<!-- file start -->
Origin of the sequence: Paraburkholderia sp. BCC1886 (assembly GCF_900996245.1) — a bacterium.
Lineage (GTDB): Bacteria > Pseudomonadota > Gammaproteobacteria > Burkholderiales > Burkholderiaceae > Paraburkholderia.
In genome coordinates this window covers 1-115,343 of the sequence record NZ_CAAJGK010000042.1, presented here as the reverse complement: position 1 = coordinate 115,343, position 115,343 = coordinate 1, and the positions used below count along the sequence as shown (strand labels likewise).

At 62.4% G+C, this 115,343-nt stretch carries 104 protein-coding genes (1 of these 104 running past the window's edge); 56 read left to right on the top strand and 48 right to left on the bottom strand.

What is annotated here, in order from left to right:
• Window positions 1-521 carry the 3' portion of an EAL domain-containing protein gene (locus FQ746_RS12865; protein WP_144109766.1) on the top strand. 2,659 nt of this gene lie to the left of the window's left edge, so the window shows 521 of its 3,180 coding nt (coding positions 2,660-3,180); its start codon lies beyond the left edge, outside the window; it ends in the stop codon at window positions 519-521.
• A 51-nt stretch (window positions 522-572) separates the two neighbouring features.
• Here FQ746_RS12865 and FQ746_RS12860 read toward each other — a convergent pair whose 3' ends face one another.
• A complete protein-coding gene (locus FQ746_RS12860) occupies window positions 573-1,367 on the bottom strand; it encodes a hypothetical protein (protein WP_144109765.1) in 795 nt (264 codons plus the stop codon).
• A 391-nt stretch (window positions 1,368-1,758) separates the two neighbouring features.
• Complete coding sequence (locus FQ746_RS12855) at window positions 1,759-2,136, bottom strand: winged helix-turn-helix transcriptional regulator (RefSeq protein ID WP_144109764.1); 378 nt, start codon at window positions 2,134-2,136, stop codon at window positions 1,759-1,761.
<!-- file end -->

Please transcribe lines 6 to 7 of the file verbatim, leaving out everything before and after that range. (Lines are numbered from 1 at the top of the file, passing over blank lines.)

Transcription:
• Window positions 1-521 carry the 3' portion of an EAL domain-containing protein gene (locus FQ746_RS12865; protein WP_144109766.1) on the top strand. 2,659 nt of this gene lie to the left of the window's left edge, so the window shows 521 of its 3,180 coding nt (coding positions 2,660-3,180); its start codon lies beyond the left edge, outside the window; it ends in the stop codon at window positions 519-521.
• A 51-nt stretch (window positions 522-572) separates the two neighbouring features.